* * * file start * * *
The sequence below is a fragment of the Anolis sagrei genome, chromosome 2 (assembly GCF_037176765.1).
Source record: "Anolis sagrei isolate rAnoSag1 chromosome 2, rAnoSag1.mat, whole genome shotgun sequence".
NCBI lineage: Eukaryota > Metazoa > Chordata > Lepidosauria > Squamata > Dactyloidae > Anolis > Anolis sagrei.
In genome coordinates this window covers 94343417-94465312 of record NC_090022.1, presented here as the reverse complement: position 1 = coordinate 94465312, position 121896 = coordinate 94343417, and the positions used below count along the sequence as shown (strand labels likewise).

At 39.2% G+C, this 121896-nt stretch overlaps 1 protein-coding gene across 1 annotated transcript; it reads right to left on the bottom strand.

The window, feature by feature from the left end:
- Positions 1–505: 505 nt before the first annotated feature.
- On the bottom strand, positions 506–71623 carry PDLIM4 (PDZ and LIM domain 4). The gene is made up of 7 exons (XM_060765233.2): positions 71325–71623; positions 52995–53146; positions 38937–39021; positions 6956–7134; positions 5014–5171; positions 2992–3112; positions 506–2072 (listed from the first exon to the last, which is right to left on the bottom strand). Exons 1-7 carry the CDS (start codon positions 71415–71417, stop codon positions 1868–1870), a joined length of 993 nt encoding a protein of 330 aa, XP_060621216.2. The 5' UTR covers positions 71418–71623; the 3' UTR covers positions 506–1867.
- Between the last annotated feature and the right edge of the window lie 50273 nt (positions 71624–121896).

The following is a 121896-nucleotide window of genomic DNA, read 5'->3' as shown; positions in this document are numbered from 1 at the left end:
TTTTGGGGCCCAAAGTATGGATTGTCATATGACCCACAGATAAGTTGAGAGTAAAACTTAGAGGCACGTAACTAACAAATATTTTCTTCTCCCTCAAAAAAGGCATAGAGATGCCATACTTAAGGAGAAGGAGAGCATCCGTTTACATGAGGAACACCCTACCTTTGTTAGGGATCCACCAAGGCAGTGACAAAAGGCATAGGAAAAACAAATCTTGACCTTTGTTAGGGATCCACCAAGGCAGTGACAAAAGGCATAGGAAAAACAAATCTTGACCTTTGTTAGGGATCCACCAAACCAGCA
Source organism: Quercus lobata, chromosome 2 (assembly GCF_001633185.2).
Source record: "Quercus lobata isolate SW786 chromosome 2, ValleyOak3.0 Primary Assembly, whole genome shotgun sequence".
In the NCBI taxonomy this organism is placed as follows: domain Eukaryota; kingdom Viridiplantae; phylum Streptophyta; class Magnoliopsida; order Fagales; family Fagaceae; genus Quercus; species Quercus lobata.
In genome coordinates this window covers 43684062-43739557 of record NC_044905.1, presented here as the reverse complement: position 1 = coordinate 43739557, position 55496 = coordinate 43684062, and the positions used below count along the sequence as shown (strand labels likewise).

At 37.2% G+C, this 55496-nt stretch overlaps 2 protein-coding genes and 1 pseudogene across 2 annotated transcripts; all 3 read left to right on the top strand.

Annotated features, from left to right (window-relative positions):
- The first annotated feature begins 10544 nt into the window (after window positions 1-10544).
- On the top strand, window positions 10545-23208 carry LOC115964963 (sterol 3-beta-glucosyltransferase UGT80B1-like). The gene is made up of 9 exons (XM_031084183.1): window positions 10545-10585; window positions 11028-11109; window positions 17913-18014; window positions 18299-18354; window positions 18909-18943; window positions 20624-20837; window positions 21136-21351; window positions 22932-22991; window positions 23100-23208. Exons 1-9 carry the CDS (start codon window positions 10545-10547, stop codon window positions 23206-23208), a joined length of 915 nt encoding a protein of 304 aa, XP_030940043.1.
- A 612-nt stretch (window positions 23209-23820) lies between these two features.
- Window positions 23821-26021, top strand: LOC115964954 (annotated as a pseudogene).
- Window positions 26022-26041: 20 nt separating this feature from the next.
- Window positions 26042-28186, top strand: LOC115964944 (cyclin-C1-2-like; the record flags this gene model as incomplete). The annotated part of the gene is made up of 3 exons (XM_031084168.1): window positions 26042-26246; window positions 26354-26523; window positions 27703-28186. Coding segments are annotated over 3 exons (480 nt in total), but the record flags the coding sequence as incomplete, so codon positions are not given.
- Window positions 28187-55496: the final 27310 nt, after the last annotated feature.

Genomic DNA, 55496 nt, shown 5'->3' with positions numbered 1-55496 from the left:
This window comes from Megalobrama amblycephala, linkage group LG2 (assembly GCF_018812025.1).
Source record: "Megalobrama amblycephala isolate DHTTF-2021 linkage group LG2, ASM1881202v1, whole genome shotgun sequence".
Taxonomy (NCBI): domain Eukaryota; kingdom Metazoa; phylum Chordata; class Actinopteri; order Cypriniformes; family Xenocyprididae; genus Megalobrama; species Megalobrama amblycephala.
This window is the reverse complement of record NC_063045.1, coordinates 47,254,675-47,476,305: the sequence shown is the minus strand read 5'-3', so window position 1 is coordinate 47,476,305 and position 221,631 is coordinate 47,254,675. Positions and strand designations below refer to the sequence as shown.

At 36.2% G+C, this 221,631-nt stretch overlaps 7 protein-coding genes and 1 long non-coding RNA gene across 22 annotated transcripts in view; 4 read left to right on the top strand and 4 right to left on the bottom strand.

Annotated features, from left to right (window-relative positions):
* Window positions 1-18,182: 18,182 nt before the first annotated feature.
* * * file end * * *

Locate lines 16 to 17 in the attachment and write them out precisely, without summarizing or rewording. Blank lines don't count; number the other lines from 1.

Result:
At 37.2% G+C, this 55496-nt stretch overlaps 2 protein-coding genes and 1 pseudogene across 2 annotated transcripts; all 3 read left to right on the top strand.

Annotated features, from left to right (window-relative positions):